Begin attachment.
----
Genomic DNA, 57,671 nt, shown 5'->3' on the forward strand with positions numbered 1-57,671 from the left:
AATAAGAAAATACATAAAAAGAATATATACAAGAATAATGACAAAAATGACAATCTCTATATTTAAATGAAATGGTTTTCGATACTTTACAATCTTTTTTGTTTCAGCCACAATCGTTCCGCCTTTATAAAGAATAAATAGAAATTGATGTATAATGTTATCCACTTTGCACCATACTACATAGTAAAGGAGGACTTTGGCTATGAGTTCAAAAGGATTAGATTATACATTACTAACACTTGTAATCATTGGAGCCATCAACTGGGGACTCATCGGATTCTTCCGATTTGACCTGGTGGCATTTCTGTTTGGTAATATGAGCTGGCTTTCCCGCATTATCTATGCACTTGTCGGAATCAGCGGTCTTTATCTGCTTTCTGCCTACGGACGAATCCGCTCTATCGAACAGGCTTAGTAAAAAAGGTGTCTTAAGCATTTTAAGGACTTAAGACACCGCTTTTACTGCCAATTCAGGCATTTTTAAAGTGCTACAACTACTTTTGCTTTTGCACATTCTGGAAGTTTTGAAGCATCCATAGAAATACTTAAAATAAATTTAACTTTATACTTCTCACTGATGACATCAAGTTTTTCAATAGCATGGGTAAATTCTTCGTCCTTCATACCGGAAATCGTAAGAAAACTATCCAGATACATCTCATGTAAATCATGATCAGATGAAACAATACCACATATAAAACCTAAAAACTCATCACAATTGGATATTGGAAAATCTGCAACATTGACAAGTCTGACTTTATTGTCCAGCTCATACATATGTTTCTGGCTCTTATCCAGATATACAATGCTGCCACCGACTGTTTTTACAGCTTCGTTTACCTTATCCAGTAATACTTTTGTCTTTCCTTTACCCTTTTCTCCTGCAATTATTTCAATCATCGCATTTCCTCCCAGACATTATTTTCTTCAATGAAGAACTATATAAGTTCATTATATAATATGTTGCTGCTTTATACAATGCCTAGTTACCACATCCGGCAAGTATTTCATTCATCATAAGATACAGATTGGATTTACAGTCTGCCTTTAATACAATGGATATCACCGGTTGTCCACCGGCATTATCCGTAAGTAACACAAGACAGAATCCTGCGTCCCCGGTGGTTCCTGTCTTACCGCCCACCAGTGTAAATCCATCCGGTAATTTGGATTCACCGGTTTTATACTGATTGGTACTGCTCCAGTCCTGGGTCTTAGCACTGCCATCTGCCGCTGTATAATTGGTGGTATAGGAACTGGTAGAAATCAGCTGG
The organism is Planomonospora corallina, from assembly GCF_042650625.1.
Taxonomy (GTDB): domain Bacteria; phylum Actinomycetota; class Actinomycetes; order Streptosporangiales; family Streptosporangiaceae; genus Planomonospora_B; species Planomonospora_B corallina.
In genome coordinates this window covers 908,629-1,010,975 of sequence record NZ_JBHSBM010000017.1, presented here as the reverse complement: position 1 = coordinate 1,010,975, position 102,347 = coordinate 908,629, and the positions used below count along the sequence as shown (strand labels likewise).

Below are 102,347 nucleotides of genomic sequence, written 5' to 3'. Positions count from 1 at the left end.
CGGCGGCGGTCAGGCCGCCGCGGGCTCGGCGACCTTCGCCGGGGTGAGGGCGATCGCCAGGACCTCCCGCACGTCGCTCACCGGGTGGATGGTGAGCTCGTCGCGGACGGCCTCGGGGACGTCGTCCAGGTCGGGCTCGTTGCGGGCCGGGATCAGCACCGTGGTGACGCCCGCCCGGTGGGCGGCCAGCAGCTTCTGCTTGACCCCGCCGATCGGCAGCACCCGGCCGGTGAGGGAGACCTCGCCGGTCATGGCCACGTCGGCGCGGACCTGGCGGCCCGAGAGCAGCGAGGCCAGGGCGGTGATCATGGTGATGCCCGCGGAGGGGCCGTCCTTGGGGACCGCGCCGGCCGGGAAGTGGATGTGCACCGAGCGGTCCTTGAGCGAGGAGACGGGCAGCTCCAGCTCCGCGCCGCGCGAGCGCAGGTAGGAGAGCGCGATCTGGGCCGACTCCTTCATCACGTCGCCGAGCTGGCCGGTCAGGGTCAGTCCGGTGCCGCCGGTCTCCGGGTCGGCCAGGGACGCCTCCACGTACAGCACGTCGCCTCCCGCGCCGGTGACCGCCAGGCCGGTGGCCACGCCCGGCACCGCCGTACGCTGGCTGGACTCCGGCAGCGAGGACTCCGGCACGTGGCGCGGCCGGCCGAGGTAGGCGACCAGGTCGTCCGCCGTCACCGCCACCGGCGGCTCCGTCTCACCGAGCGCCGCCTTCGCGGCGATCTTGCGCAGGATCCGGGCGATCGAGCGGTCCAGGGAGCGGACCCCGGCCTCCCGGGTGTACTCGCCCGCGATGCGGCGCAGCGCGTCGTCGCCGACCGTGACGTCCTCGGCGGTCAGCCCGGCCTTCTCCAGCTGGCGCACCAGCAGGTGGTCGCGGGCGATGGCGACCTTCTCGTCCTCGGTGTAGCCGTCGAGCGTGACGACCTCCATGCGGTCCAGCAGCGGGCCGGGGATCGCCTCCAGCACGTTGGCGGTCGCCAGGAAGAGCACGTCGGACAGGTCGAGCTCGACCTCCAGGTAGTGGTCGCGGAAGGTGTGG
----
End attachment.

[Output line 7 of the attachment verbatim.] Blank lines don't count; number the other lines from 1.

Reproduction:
CGGCGGCGGTCAGGCCGCCGCGGGCTCGGCGACCTTCGCCGGGGTGAGGGCGATCGCCAGGACCTCCCGCACGTCGCTCACCGGGTGGATGGTGAGCTCGTCGCGGACGGCCTCGGGGACGTCGTCCAGGTCGGGCTCGTTGCGGGCCGGGATCAGCACCGTGGTGACGCCCGCCCGGTGGGCGGCCAGCAGCTTCTGCTTGACCCCGCCGATCGGCAGCACCCGGCCGGTGAGGGAGACCTCGCCGGTCATGGCCACGTCGGCGCGGACCTGGCGGCCCGAGAGCAGCGAGGCCAGGGCGGTGATCATGGTGATGCCCGCGGAGGGGCCGTCCTTGGGGACCGCGCCGGCCGGGAAGTGGATGTGCACCGAGCGGTCCTTGAGCGAGGAGACGGGCAGCTCCAGCTCCGCGCCGCGCGAGCGCAGGTAGGAGAGCGCGATCTGGGCCGACTCCTTCATCACGTCGCCGAGCTGGCCGGTCAGGGTCAGTCCGGTGCCGCCGGTCTCCGGGTCGGCCAGGGACGCCTCCACGTACAGCACGTCGCCTCCCGCGCCGGTGACCGCCAGGCCGGTGGCCACGCCCGGCACCGCCGTACGCTGGCTGGACTCCGGCAGCGAGGACTCCGGCACGTGGCGCGGCCGGCCGAGGTAGGCGACCAGGTCGTCCGCCGTCACCGCCACCGGCGGCTCCGTCTCACCGAGCGCCGCCTTCGCGGCGATCTTGCGCAGGATCCGGGCGATCGAGCGGTCCAGGGAGCGGACCCCGGCCTCCCGGGTGTACTCGCCCGCGATGCGGCGCAGCGCGTCGTCGCCGACCGTGACGTCCTCGGCGGTCAGCCCGGCCTTCTCCAGCTGGCGCACCAGCAGGTGGTCGCGGGCGATGGCGACCTTCTCGTCCTCGGTGTAGCCGTCGAGCGTGACGACCTCCATGCGGTCCAGCAGCGGGCCGGGGATCGCCTCCAGCACGTTGGCGGTCGCCAGGAAGAGCACGTCGGACAGGTCGAGCTCGACCTCCAGGTAGTGGTCGCGGAAGGTGTGG